A WORLD WIDE WEB.... Who would ever think that a stodgy, fundamentally conflicted organization like the United Nations would actually bring the world together through music? Believe it or not, it's happening.
The catalyst is the 1948 United Nations Universal Declaration of Human Rights, which simply states that all human beings have the right to whatever food, shelter, education, and medical care they need and the right to complete freedom of expression with access to whatever tools they need to make such expression a reality.
Needless to say, the mainstream media can't touch such a revolutionary manifesto with a ten foot pole, so it was no surprise when MTV declined to broadcast a December 10 celebration of the Declaration of Human Rights' 50th anniversary in Paris that featured Bruce Springsteen, Alanis Morrissette, Tracy Chapman, Radiohead, Jimmy Page and Robert Plant, Shania Twain, and Peter Gabriel.
In October, an international conference on music censorship was held in Copenhagen, Denmark that directly based its stand for free expression on the UN's Human Rights Declaration. The conference brought together musicians and activists from around the world to document the "physical and mental abuse, imprisonment, and even assassination" that has been dealt out to musicians in recent years. The conference resolved to start an international organization to support jailed and banned musicians (for more information, email email@example.com).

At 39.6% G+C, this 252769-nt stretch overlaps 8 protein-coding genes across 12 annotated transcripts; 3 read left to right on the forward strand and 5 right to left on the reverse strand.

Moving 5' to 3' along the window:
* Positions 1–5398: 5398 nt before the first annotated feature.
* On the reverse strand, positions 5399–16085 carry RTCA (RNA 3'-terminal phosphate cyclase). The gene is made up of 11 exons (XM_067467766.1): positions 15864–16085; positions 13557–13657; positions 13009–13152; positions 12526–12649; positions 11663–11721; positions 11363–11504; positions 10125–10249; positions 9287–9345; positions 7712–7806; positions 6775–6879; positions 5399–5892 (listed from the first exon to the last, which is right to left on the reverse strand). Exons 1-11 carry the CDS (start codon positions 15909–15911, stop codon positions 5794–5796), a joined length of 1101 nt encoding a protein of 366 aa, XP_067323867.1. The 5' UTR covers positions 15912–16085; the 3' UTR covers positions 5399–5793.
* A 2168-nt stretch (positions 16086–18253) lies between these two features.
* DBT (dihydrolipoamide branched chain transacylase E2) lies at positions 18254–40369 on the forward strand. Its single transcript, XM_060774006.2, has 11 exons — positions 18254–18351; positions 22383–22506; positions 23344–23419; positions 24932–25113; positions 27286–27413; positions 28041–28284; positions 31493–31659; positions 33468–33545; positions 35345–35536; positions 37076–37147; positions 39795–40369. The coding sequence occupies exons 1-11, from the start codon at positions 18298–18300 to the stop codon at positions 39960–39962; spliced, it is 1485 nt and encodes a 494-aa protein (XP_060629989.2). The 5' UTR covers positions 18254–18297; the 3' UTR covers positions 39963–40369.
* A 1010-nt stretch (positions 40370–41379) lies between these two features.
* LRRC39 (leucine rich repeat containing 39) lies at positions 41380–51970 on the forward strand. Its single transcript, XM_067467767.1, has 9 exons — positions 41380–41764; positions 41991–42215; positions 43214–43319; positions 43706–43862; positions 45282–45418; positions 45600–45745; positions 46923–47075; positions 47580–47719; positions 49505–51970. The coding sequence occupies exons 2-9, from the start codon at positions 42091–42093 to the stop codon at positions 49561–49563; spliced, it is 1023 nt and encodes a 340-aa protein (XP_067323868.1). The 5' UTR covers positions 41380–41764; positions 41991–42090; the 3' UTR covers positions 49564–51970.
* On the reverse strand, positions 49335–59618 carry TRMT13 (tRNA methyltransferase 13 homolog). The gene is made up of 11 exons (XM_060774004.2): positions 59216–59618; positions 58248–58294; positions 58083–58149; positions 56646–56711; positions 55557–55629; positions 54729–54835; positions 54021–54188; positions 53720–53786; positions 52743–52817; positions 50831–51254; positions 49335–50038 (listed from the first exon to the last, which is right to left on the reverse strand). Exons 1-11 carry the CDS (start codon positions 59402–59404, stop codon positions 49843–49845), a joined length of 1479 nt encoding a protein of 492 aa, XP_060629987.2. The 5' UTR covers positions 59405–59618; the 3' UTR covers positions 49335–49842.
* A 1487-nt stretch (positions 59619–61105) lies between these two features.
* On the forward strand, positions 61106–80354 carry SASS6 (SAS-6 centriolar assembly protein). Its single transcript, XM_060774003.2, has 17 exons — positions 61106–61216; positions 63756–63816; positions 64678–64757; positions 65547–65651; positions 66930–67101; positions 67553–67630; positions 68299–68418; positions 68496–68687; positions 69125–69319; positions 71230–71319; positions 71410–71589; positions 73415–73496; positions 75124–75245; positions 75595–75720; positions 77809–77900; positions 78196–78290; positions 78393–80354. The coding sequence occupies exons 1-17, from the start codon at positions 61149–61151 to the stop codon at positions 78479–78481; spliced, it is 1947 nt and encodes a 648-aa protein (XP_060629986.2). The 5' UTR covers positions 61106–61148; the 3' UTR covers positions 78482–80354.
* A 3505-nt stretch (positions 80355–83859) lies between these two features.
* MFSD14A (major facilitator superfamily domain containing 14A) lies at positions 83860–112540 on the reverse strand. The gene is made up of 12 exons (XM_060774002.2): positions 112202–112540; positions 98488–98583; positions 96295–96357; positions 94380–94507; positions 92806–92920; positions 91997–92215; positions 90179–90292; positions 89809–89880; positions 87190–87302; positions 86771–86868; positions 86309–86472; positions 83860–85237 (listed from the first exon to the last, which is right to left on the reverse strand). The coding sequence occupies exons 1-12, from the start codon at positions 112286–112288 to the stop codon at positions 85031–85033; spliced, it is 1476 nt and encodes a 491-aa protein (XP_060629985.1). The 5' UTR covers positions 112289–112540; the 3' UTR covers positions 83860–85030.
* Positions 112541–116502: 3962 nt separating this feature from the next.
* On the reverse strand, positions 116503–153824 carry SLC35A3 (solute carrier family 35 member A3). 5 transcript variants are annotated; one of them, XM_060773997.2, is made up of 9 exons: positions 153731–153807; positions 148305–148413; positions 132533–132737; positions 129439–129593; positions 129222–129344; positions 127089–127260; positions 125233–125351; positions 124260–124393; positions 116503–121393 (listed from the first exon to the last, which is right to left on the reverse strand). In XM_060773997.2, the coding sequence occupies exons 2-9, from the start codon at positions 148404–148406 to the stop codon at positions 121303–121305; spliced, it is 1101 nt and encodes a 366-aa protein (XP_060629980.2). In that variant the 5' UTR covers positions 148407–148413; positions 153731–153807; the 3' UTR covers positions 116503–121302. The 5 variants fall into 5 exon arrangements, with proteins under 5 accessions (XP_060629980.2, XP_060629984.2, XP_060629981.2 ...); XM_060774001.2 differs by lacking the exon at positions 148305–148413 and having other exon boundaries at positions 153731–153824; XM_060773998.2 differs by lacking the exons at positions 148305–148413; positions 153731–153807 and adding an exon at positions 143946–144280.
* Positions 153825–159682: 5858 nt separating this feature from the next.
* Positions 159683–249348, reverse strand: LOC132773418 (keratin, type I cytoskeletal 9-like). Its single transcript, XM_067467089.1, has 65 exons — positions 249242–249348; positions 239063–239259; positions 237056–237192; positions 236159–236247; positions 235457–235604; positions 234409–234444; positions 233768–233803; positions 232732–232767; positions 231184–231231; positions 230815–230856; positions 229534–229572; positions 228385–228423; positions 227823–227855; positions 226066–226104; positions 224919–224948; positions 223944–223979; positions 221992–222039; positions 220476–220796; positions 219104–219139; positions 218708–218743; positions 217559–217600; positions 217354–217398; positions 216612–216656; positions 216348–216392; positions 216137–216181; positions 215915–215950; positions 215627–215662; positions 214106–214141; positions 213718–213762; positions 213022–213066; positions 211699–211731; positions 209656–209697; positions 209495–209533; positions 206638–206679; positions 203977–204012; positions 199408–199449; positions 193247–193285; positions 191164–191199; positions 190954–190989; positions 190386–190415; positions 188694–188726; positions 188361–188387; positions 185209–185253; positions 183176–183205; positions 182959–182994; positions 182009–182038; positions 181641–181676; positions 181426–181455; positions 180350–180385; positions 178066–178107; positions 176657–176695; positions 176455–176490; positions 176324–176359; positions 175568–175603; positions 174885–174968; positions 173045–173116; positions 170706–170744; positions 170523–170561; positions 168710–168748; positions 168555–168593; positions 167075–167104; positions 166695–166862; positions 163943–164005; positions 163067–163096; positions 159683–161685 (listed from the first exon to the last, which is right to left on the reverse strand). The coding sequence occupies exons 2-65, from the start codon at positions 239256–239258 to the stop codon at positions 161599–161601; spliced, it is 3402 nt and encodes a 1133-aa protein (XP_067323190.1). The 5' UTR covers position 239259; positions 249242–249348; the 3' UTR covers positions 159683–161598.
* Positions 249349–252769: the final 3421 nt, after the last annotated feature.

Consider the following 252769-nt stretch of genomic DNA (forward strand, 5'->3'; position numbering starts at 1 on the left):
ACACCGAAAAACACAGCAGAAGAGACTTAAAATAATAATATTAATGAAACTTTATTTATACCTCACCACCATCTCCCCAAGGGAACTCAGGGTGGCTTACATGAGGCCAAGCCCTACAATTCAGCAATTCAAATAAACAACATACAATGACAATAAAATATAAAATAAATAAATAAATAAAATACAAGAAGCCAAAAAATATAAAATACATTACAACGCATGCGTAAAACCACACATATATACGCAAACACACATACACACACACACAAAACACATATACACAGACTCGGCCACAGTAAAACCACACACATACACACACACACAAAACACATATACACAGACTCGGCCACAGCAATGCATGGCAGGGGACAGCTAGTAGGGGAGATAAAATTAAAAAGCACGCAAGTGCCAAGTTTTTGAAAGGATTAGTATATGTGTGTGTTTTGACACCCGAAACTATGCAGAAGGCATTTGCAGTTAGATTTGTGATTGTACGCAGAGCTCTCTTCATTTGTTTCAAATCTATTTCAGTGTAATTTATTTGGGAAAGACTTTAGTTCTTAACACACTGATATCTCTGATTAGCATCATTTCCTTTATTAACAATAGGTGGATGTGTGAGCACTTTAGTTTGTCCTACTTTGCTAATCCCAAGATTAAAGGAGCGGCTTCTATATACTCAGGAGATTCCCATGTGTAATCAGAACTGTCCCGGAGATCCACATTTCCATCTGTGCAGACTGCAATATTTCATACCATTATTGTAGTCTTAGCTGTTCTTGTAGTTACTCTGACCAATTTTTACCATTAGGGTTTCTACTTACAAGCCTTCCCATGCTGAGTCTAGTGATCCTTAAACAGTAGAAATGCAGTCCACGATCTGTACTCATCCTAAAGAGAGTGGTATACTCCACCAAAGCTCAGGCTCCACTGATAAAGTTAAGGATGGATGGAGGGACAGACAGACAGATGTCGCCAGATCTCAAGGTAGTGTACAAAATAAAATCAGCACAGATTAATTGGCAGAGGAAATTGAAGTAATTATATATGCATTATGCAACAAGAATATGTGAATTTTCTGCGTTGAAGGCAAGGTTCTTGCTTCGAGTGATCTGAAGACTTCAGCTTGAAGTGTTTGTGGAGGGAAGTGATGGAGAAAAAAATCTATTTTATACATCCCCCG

Back in the USA, Philadelphia's Kensington Welfare Rights Union (KWRU) spent this past spring and summer on a Freedom Bus, visiting every corner of the country to press their demand that America honor the economic provisions of the Human Rights Declaration. As a result of their relentless agitation for economic human rights, the KWRU, whose ranks include skilled rappers and a dynamic choir, hooked up with musicians such as Steve Earle, the Bottle Rockets, and Rancid. On December 4, at United Nations headquarters in New York no less, the KWRU was one of two dozen poor peoples organizations that met to form a national Economic Human Rights Campaign organization. KWRU representatives will be special guests at the Folk Alliance national convention in Albuquerque in February, with Steve Earle joining in as a member of their delegation.
The United States is the only country in the world that has
refused to sign the Declaration of Human Rights. For a
reminder of the cost of having a government that spurns the
entire concept of human rights, check out Things Fall Apart,
the upcoming MCA album by Philadelphia rappers The
Roots. The album will appear with five different covers, each
a stark black and white photograph (a burned out church, a
starving child, a police riot) that wordlessly explains why the
UN Declaration of Human Rights was necessary in the first
place and why we should no longer tolerate living under a
government that won't even pretend to enforce it.